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No coronation and a much happier proclamation: what to expect as King Frederik takes the Danish throne

When Margrethe II abdicates on January 14 2024, the reign of her son as King Frederik X will start. Unlike the United Kingdom, which marked the Coronation of King Charles III and Queen Camilla, Denmark’s process of accession to the throne is much simpler and more oriented towards the Sovereign’s constitutional duties. 

Many people will have seen the resurfaced images of Queen Margrethe’s accession to the throne,. She was proclaimed Queen on the balcony of Christiansborg Palace by then-Prime Minister Jens Otto Krag following the death of her father, King Frederik IX, on January 14th 2024.

The law that allowed Margrethe to become Queen had been approved 19 years earlier, in March of 1953; before then, only males were allowed to become Sovereigns, and it was widely believed that, since King Frederik and Queen Ingrid didn’t have any sons, her uncle, Prince Knud, would become Monarch. 

And so her proclamation in 1972 was shadowed not only by the sadness of the sudden death of King Frederik, but also by the weight of this recent constitutional change.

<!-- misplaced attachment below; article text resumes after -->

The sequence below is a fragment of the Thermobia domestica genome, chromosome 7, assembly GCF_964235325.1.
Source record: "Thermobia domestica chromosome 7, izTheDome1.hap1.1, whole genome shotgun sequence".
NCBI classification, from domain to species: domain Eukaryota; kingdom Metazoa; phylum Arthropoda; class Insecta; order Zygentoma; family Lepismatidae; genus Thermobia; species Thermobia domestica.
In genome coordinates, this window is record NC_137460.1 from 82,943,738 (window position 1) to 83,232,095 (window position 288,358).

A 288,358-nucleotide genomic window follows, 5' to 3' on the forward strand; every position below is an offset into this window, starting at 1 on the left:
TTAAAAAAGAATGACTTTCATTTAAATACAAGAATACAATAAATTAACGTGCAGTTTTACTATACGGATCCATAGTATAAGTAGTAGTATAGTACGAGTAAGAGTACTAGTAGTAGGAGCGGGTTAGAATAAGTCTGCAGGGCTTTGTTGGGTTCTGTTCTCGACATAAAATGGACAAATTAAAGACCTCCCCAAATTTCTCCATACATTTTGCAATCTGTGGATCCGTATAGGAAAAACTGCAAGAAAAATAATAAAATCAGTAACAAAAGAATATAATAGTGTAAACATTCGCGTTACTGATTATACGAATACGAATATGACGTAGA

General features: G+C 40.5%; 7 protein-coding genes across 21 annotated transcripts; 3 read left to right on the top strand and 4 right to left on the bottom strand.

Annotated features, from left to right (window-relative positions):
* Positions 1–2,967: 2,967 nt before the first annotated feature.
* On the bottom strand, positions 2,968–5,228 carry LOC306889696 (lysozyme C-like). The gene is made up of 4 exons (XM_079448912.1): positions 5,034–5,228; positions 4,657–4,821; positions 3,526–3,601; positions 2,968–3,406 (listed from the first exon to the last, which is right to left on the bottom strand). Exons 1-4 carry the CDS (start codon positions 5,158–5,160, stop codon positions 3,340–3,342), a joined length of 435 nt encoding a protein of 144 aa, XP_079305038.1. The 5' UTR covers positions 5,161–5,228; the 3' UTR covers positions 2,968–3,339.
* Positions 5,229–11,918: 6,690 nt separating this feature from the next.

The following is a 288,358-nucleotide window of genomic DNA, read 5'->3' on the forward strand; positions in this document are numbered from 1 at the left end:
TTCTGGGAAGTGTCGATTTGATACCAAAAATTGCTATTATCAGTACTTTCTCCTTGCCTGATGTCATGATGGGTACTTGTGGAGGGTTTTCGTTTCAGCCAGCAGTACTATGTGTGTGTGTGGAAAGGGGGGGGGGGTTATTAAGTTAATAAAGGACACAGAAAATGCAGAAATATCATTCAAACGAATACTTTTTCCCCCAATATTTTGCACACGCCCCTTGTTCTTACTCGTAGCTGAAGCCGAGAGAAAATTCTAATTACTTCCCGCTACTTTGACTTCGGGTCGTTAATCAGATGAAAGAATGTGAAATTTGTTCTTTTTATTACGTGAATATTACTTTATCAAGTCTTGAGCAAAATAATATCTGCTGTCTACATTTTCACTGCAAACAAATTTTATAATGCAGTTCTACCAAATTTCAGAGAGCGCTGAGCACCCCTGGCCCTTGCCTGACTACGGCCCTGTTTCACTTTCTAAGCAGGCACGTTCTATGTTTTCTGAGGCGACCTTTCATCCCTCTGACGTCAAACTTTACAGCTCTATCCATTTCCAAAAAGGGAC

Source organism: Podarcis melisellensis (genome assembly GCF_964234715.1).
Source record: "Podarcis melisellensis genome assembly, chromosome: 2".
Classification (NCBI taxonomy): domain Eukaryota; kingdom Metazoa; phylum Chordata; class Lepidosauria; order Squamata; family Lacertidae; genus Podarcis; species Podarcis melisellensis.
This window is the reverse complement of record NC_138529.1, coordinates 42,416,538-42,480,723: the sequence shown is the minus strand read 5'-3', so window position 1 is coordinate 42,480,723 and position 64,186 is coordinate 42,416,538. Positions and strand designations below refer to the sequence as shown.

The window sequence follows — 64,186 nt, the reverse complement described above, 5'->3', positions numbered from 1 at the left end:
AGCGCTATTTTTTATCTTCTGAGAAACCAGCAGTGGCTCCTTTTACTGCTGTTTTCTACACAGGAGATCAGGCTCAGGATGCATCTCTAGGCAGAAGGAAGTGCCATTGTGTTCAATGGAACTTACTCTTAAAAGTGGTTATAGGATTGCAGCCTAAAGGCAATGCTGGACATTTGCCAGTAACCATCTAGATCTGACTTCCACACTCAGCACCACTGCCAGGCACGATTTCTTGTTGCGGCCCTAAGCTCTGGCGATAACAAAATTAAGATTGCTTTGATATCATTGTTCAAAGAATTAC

However, she wasn’t the first Monarch to receive this ceremony: the tradition of  the Prime Minister proclaiming a new Sovereign on the balcony of the Royal Palace dates back to the early 1900s, when the use of the regalia was changed to only symbols of the State, rather than objects to wear and/or hold.  

Hence, this tradition will be continued for the next king and queen: Frederik will be announced to the people of Denmark as the new monarch in a balcony appearance, without the pageantry of a Coronation. 

Many people will remember the most recent changes in European Monarchies: the Netherlands, Belgium and Spain all held proclamation ceremonies, rather that coronations, which were seen in Japan and the United Kingdom, in recent past years. 

The Danish Royal Household has not yet released any extra information about the proclamation ceremony, so the public does not know what will happen exactly; however, what can be expected is an atmosphere a lot less gloomy than the last ceremony of its kind 52 years ago.